DAUPHIN ISLAND, Ala. — The same thing that turned an annual sailboat race into a disaster on Alabama's Mobile Bay is now hampering the search for four missing boaters: bad weather.
The U.S. Coast Guard said it searched more than 3,000 square miles of water looking for the missing sailors before strong storms forced a halt Monday. Crews planned to be back out when the weather breaks.
Exactly when that might happen is unclear. The National Weather Service said as much as 4 inches of rain could fall by Tuesday night, and forecasters said there's a threat from strong rip currents funneling water away from the coast.
The boat race went awry Saturday afternoon when a powerful storm moved through, killing two people, and officials said it's unclear how long the missing could live in the Gulf.
Capt. Duke Walker, commander of the Coast Guard in Mobile, said survival depends mainly on the individual who is missing and the environment.
"The water temperature, the air temperature, the conditions on the water and then a person's physical makeup," he said Monday. "So we have a lot of different people involved, a range of ages from a young man to an older gentleman."
Authorities haven't identified any of the victims.
Participants in the 57th annual Dauphin Island Regatta said Saturday seemed like a perfect day for sailing until the weather turned deadly.
Gray skies quickly turned black and lightning popped all around. Skipper Susan Kangal said the wind spiked from about 20 mph to 73 mph — 1 mph short of hurricane force — and the 34-foot-long craft she was piloting heeled over on its side.
About the same time, as they were headed back to shore after finishing the regatta, Connor Gaston and father Shane Gaston saw the wind yank the mainsail of their 16-foot catamaran. Within seconds, the boat flipped and dumped the two men into the roiling, frothy bay.
"After that, we were in the water; we were holding on to the boat," said Connor Gaston, 26, of Helena. "The boat's being tossed around. We ended up cartwheeling around about three times."
Unhurt but soaked, the Gastons eventually righted their little boat after about 30 minutes in the water and sailed back to shore with a broken mast. Once the storm passed, Kangal's all-female crew of three women and five teens made it back safely to dock under engine power.
More than 100 sailboats of varying sizes and as many as 200 people were participating in the regatta when the storm hit. Sponsored each year by area sailing clubs that rotate organizational duties, the race begins in the middle of Mobile Bay and ends about 21 miles to the south near the bridge to Dauphin Island.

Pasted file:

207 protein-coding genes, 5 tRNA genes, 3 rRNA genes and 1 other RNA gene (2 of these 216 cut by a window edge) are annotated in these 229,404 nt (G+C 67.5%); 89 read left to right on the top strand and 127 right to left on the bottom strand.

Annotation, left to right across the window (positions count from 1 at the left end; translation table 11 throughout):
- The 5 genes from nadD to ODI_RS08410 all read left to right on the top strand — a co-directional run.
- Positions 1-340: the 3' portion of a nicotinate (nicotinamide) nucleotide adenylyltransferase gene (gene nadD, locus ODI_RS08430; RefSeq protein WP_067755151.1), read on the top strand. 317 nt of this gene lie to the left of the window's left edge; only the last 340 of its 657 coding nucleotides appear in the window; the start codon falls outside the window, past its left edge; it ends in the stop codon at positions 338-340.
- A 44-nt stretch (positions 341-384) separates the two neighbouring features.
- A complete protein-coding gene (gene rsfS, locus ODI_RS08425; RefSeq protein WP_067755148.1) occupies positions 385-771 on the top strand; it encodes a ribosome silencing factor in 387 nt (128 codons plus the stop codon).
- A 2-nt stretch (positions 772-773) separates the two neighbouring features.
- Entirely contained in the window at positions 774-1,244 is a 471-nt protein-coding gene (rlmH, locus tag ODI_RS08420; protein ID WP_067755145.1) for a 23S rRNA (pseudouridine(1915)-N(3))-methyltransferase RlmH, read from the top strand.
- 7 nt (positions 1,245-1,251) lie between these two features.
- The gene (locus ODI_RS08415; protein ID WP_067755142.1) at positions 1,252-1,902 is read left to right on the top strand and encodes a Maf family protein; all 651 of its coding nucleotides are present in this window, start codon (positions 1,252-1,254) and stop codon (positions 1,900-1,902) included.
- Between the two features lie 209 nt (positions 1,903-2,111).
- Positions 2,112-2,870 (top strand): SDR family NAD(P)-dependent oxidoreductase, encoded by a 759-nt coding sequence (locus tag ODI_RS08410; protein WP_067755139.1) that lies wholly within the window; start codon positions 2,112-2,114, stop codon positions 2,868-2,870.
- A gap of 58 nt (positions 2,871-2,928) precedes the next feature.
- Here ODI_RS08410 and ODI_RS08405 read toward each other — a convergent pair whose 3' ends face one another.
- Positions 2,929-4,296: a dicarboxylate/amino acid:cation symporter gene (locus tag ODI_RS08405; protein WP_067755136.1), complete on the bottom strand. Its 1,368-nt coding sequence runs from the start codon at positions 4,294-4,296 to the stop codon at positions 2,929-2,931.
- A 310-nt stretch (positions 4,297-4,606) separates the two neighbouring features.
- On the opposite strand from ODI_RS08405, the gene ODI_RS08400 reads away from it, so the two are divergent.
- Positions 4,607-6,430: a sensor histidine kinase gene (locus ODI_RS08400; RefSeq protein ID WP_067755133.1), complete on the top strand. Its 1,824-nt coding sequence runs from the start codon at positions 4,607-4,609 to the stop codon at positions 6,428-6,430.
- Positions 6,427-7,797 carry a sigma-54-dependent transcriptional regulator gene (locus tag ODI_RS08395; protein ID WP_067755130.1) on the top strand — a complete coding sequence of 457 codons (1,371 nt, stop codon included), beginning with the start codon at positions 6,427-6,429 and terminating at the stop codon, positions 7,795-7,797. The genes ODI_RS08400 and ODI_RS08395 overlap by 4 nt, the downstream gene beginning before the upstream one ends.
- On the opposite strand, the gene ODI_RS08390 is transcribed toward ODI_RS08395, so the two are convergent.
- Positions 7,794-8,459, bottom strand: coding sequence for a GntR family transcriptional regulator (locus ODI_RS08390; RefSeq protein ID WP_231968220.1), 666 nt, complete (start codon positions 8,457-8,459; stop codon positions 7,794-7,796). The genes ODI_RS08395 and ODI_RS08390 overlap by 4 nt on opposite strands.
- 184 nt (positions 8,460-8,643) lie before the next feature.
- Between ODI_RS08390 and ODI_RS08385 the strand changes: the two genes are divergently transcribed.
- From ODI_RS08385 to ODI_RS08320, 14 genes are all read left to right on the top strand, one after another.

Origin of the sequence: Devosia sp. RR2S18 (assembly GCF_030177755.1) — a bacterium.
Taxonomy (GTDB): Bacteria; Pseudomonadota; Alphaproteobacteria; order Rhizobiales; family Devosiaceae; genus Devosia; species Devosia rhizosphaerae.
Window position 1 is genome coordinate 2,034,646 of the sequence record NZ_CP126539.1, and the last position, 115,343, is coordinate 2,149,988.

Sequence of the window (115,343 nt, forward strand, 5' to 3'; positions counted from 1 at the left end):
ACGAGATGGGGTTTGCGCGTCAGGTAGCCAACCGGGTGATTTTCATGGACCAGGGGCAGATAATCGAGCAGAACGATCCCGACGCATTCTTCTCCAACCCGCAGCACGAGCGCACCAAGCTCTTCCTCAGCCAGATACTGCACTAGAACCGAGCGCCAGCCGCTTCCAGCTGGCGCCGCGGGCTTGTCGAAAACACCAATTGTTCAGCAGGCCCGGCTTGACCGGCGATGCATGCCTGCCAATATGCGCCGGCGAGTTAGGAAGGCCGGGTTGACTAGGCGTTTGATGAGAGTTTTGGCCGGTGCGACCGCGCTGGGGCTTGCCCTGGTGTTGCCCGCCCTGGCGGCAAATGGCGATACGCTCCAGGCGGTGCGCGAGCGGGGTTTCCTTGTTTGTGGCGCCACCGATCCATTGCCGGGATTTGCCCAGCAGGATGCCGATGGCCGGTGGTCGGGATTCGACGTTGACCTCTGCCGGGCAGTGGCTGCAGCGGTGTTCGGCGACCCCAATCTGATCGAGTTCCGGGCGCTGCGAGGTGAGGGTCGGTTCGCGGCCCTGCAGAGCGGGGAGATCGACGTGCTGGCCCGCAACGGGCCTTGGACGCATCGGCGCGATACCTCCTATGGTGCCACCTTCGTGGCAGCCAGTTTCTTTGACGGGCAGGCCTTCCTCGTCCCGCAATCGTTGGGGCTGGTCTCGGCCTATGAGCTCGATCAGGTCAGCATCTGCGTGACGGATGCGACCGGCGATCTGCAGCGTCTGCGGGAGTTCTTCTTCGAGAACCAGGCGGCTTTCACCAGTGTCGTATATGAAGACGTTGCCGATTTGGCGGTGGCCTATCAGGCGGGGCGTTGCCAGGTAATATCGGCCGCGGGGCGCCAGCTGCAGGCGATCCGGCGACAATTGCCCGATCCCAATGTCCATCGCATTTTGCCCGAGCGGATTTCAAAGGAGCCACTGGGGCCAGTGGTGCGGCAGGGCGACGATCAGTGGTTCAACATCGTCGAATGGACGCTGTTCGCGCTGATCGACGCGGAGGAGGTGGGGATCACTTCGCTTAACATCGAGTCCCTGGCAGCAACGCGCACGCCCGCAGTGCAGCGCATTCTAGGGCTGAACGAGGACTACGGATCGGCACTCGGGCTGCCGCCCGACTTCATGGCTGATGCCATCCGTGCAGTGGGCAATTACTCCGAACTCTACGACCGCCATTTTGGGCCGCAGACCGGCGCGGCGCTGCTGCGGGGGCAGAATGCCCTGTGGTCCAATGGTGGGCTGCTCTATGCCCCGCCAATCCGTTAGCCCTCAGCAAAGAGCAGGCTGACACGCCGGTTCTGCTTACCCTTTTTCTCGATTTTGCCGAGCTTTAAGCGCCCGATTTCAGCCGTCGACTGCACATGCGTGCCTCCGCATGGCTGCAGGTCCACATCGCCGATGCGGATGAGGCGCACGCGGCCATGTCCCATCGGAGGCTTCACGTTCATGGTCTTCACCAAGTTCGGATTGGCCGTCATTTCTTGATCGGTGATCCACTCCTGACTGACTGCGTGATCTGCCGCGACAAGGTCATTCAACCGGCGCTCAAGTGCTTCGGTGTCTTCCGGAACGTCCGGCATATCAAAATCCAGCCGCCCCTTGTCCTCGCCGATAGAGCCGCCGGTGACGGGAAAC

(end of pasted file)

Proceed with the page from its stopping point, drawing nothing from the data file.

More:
Kangal, 52, was at the helm of her ex-husband's sailboat when the wind kicked up about 15 minutes after she got a call about the potential for rough weather. As is a common practice aboard sailboats with engines during storms, she lowered a sail and cranked the motor.
Then, she said, wind hit the boat like a hammer. The boat slammed over on its side, nearly overturning.
"It was frightening because at that point, in that second that that happened, I was laying on the back of the boat, between the wheel and the aft of the boat, and was standing up straight looking down at the water, watching the water starting to ease over the side," she said.
Both Gaston and his father were wearing life preservers when they hit the water, and they desperately hung on to the boat in case they had to be rescued. The worst part wasn't the wind or the water, Gaston said, but the electricity that danced all around.
"We're sitting there on the boat trying to get away from any type of metal that we could ... ," he said. "And I'm sitting there on the boat just waiting for a flash and a bang, and that to be it."
Steve Zito, commodore of the Mobile Yacht Club, had seven passengers on his boat when the storm hit.
"We were just finishing the race and the wind picked up. I cranked the engine and lowered the sails. It was a massive black wall of water and rain coming right at us," he said.
"I've never seen conditions this intense. It came on so fast," he said.
The start of the race was delayed for more than an hour, Zito said, but the reason was unclear. The National Weather Service issued a special marine warning for boaters about an hour before the deluge, but many sailors didn't consider the skies threatening.
"There was plenty of wind; it was partly cloudy — a perfect day to go sailing, just about," Gaston said.
Reeves reported from Birmingham, Associated Press writer Jeff Martin in Atlanta and video journalist Johnny Clark in Mobile, Alabama, contributed to this report.